Sexual harassment is a malady which has a large array of corrosive effects on business and workplaces – it undermines the rights and liberties of women and creates a hostile work environment. It can lead to a PR disaster for an employer (think Tehelka) and destroy the career of an accused. It can drastically reduce employee morale and affect productivity and loyalty of employees. Sexual predators may take advantage of organization’s culture and structure to engage in sexual harassment and create hostile work environment that damages a business’s reputation, profitability and internal workings. Read about psychology of sexual harassment: http://blog.ipleaders.in/the-psychology-of-sexual-harassment/
To understand sexual harassment in its entirety, it is necessary to view sexual harassment at the workplace from a historical perspective and look closely at the reasons which prompted the legislature to enact a law to combat this menace.
For centuries, sexual harassment has been a persistent and pervasive practice in most workplaces. Even in popular culture, depictions of sexual encounters and innuendos in the workplace has been pervasive and we can paint a pretty good picture of what it meant to be a woman in the workplace dominated by men from advertisements and movie scenes.
Marilyn Monroe as secretary:
Or this indie film poster from 2002:
Think of all the James Bond movies that propagate the idea that women at workplace are hungry for manly attention and probably sex.
As Reva B. Siegel rightly points out in this article, both slaves and domestic servants in the antebellum period in America were repeatedly subjected to sexual assault. Moreover, they were blamed for their own downfall as they were considered to be promiscuous by nature.
As Naina Kapur rightly observes in this article, in the 1980s, most women repeatedly emerged from the criminal justice system more humiliated, less empowered and with almost no sense of self left intact. This is epitomized by the gang rape of a tribal girl within the precincts of a police station in 1983, known as the Mathura case.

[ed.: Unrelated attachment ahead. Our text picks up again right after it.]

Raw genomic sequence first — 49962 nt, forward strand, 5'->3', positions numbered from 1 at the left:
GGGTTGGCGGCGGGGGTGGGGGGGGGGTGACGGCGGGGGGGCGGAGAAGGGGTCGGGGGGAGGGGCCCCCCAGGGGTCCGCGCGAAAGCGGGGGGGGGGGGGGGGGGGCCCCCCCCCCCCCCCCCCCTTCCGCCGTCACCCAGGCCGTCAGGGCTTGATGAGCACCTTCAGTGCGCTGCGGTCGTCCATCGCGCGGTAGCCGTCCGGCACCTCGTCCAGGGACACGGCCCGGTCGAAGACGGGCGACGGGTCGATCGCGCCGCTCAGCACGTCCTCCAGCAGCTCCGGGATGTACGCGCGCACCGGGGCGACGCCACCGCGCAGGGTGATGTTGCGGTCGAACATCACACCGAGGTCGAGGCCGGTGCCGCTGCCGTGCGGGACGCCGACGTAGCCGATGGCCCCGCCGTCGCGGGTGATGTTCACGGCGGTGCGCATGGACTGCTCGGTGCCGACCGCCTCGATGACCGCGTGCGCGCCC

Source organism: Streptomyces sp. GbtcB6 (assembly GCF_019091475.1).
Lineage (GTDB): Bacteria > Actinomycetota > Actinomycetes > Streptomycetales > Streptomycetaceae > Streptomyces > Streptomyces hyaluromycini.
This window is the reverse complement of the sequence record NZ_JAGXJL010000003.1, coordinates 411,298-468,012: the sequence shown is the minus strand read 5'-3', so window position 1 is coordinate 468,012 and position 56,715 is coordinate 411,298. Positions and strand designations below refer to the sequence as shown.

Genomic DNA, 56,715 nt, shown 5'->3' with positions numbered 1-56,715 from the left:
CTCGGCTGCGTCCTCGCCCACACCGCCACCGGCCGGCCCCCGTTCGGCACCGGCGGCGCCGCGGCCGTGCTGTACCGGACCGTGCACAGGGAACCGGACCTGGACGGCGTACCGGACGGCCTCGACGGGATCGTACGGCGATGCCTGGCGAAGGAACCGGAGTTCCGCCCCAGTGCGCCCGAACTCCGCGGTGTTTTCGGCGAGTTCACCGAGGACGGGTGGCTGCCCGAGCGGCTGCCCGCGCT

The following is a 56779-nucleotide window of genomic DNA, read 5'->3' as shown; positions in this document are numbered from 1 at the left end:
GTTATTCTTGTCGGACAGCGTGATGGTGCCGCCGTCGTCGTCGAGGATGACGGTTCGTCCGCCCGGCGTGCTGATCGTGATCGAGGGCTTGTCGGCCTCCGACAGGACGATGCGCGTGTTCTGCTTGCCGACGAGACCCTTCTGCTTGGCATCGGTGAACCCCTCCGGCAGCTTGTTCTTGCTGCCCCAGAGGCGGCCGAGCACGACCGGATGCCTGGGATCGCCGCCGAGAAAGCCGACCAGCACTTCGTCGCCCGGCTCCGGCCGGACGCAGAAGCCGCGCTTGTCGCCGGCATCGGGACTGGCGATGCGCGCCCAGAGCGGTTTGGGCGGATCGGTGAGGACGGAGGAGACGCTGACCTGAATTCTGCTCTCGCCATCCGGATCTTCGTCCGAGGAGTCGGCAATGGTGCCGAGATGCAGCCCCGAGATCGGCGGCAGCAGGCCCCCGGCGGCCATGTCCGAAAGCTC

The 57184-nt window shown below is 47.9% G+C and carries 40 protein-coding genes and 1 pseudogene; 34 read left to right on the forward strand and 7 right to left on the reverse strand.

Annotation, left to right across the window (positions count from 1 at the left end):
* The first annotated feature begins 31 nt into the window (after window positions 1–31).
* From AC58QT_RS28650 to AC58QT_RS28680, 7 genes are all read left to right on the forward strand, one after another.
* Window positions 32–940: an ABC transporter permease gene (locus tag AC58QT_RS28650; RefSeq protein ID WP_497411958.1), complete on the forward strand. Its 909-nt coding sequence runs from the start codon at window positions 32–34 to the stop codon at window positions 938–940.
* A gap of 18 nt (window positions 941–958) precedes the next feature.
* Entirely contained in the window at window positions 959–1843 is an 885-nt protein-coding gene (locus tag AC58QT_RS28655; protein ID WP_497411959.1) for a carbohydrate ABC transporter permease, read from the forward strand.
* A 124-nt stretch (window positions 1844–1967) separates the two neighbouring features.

At the time of the incident, the girl’s boyfriend and family members were standing outside the police station. In its judgment, the Supreme Court of India described the girl as a “vicious liar” and stated that she was “habituated to sexual intercourse”. It further stated that the failure of the girl to ‘resist’ implied consent to the abuse.
In the 1980s, militant action by the Forum Against Oppression of Women (Mumbai) against the sexual harassment of nurses in public and private hospitals by patients and their male relatives, ward-boys and other hospital staff; of air-hostesses by their colleagues and passengers; of teachers by their colleagues, principals and management representatives; of PhD students by their guides, etc received a lukewarm response from the trade unions and adverse publicity in the media (FAOW, 1991). Despite the sorry state of affairs, many women came forward to report cases of sexual harassment at the workplace.
In Goa, Baailancho Saad (‘Women’s Voice’) forced the chief minister, who allegedly harassed his secretary, to resign by organising demonstrations and protest rallies.
Before 1997, victims of sexual harassment were completely at the mercy of police officers who often refused to register such complaints. It is dismaying to note that there was no mechanism to hold such police officers accountable. Until 1997, women could lodge a complaint for sexual harassment at the workplace under 2 main provisions of the Indian Penal Code, 1860: under S. 354 which pertains to the criminal assault on a woman to outrage her modesty, and S. 509 which pertains to the use of any word/gesture/act to insult the modesty of a woman.